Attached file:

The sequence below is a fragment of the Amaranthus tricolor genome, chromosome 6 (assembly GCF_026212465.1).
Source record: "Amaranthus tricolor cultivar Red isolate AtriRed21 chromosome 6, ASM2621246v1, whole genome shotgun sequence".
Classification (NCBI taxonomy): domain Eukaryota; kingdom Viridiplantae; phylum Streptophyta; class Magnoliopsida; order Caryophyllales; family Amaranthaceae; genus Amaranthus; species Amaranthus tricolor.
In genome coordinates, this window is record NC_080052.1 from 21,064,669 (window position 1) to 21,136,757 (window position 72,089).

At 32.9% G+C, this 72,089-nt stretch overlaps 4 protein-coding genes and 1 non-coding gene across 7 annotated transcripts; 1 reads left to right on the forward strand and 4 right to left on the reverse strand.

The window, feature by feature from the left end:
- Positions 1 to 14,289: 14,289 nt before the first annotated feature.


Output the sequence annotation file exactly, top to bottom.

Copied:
The sequence below is a fragment of the Amaranthus tricolor genome, chromosome 6 (assembly GCF_026212465.1).
Source record: "Amaranthus tricolor cultivar Red isolate AtriRed21 chromosome 6, ASM2621246v1, whole genome shotgun sequence".
Classification (NCBI taxonomy): domain Eukaryota; kingdom Viridiplantae; phylum Streptophyta; class Magnoliopsida; order Caryophyllales; family Amaranthaceae; genus Amaranthus; species Amaranthus tricolor.
In genome coordinates, this window is record NC_080052.1 from 21,064,669 (window position 1) to 21,136,757 (window position 72,089).

At 32.9% G+C, this 72,089-nt stretch overlaps 4 protein-coding genes and 1 non-coding gene across 7 annotated transcripts; 1 reads left to right on the forward strand and 4 right to left on the reverse strand.

The window, feature by feature from the left end:
- Positions 1 to 14,289: 14,289 nt before the first annotated feature.